For the very first time, remote-controlled machines and an underwater welding robot have installed a new tie-in point on a live gas pipeline, without the pipeline being prepared in advance.
Subsea Hot Tap Video Link
These types of operations can save Statoil lots of money in the long run.
The hot tap installation is the first to be carried out in connection with preparations for Åsgard subsea gas compression in the Norwegian Sea, and thus also represents a milestone for the project. The tie-in point was welded on to the Åsgard B production flowline at a water depth of 265 metres.
After ten days on the field, the hot-tap operation team on board the Technip-owned vessel Scandi Arctic could confirm success in the pioneering operation.
Kjell Edvard Apeland, project manager of the remote-controlled hot tap development in Statoil and head of the operation on the Åsgard field. (Photo: Rune Solheim)
“For a subsea engineer, this can be compared with landing on Mars,” says Kjell Edvard Apeland. He is project manager of the remote-controlled hot tap development in Statoil and head of the operation on the Åsgard field.
Simply explained, a remote-controlled hot tap operation consists of a robot welding a T-piece on to the pipe, while gas is flowing through it. When that has been done, a remote-controlled drilling machine will drill holes in the producing pipeline, with no effect on pressure and production.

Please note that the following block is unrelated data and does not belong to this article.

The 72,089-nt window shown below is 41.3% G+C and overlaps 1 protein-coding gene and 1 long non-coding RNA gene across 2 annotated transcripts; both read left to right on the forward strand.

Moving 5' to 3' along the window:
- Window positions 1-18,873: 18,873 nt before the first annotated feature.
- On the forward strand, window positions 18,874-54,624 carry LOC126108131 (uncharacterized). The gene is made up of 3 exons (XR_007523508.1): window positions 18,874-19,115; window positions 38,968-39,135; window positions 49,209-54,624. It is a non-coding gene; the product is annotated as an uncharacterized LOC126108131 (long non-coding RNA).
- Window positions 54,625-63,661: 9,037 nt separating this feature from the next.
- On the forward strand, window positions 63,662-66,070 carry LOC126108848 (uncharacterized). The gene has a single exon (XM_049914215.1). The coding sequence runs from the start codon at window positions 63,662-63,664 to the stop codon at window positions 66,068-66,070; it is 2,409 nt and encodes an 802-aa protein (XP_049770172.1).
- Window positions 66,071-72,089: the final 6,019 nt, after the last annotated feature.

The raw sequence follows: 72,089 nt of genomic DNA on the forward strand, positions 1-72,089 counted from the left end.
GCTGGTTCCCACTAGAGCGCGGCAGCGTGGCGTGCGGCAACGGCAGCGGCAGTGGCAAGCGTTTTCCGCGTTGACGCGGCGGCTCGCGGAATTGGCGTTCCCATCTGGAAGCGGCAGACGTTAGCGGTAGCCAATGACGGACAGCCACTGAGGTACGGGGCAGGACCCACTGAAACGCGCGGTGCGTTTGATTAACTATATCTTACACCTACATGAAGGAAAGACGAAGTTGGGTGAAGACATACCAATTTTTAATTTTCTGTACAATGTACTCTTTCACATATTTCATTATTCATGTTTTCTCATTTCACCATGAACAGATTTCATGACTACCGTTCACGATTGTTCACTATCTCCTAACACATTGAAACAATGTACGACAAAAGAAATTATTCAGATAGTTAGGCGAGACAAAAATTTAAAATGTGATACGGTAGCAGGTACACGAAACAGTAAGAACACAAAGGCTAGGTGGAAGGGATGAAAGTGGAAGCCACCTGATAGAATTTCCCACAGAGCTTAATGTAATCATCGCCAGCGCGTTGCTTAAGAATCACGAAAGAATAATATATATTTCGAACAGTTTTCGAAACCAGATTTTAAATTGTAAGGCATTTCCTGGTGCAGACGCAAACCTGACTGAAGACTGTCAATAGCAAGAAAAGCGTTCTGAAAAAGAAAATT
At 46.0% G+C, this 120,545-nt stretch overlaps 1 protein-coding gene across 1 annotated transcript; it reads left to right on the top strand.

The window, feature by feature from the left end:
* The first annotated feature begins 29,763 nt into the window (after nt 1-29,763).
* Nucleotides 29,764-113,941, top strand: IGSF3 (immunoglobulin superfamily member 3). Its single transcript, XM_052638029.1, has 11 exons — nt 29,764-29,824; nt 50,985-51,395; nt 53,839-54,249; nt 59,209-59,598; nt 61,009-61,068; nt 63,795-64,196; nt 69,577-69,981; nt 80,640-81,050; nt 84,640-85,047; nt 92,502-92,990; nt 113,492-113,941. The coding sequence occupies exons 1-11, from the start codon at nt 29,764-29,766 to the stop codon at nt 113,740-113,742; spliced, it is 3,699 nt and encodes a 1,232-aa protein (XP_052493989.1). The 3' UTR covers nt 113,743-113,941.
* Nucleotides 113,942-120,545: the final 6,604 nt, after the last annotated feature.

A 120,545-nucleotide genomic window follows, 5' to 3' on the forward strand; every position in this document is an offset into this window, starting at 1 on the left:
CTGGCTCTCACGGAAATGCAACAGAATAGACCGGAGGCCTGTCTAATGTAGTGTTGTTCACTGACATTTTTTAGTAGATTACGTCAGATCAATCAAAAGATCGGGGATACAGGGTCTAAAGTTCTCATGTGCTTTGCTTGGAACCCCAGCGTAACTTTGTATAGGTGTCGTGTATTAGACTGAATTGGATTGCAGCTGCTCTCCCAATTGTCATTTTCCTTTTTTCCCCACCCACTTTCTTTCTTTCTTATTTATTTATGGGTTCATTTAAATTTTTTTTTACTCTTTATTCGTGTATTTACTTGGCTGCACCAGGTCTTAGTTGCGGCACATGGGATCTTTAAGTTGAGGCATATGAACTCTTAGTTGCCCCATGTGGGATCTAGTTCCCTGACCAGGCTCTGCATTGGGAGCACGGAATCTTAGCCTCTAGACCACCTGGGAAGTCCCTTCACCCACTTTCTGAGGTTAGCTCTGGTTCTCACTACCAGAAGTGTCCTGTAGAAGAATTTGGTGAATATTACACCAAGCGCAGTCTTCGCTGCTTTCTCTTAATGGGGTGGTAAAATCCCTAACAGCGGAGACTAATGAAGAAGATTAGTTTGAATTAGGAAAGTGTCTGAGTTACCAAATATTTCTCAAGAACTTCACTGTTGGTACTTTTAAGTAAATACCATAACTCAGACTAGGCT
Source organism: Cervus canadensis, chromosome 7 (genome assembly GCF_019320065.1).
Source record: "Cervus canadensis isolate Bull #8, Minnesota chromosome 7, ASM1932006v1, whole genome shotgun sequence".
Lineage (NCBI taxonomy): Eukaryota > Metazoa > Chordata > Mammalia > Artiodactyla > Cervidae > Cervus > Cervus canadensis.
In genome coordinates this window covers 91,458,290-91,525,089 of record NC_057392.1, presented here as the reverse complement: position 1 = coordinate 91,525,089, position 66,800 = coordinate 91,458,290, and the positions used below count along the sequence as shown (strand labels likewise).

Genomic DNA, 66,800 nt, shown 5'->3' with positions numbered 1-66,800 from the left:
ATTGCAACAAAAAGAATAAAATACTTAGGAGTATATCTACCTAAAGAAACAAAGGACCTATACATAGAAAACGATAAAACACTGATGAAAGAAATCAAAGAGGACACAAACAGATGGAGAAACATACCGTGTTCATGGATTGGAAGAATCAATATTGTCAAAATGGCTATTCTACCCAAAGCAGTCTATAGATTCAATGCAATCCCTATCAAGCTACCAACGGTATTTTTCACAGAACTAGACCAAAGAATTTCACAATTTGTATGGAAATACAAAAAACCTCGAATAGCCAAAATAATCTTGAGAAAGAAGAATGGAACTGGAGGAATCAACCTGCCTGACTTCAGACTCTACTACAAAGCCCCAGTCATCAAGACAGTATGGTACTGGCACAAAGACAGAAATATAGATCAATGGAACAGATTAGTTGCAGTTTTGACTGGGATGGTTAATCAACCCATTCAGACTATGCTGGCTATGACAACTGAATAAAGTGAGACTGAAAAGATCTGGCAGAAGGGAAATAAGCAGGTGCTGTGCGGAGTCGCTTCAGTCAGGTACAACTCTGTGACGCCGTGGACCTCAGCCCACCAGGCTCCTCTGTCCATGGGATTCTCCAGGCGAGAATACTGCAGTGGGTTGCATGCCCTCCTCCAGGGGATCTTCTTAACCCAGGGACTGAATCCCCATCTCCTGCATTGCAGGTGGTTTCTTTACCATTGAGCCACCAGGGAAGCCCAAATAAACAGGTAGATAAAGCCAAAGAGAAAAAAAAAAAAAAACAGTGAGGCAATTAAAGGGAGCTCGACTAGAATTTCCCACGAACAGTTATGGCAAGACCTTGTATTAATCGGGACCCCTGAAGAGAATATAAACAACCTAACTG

“When the compressor module and the manifold for Åsgard subsea compression are installed next year, we will connect the pipeline from these to the hot-tap tie-in point,” says Apeland.
The Åsgard subsea compression project will be realised in 2015, as the first of its kind in the world. Compressors will be installed on the seabed, instead of on a platform. This will improve recovery from the Mikkel and Midgard reservoirs by around 280 million barrels of oil equivalents.
Hot tap technology is a technological breakthrough, and a door opener for developing marginal fields, as well as extending the lifetime of other fields.
The ability to connect anywhere on a pipeline, without stopping production, yields considerable flexibility and significant savings.
Torstein Vinterstø, portfolio manager for subsea compression projects in Statoil. (Photo: Anette Westgård)
“Since we will be connecting a new compressor station on the seabed to an existing pipeline system on Åsgard, it is very beneficial to use the hot tap technology to avoid disrupting production,” says Torstein Vinterstø, portfolio manager for subsea compression projects in Statoil.
“The savings are measured compared with what it would have cost to perform a similar operation, including shutting down production in the pipeline we were working on. This would also have taken much longer than the ten days we spent now – possibly as long as three months,” he says.
The method was developed by Statoil, and there is no comparable technology.
The work to develop the technology started in 1999, and was developed in Statoil’s pipe technology environment at Killingøy outside Haugesund. Statoil’s expertise in tie-in and repair of pipelines is gathered there.
Open and constructive cooperation with our key suppliers has been instrumental in achieving this.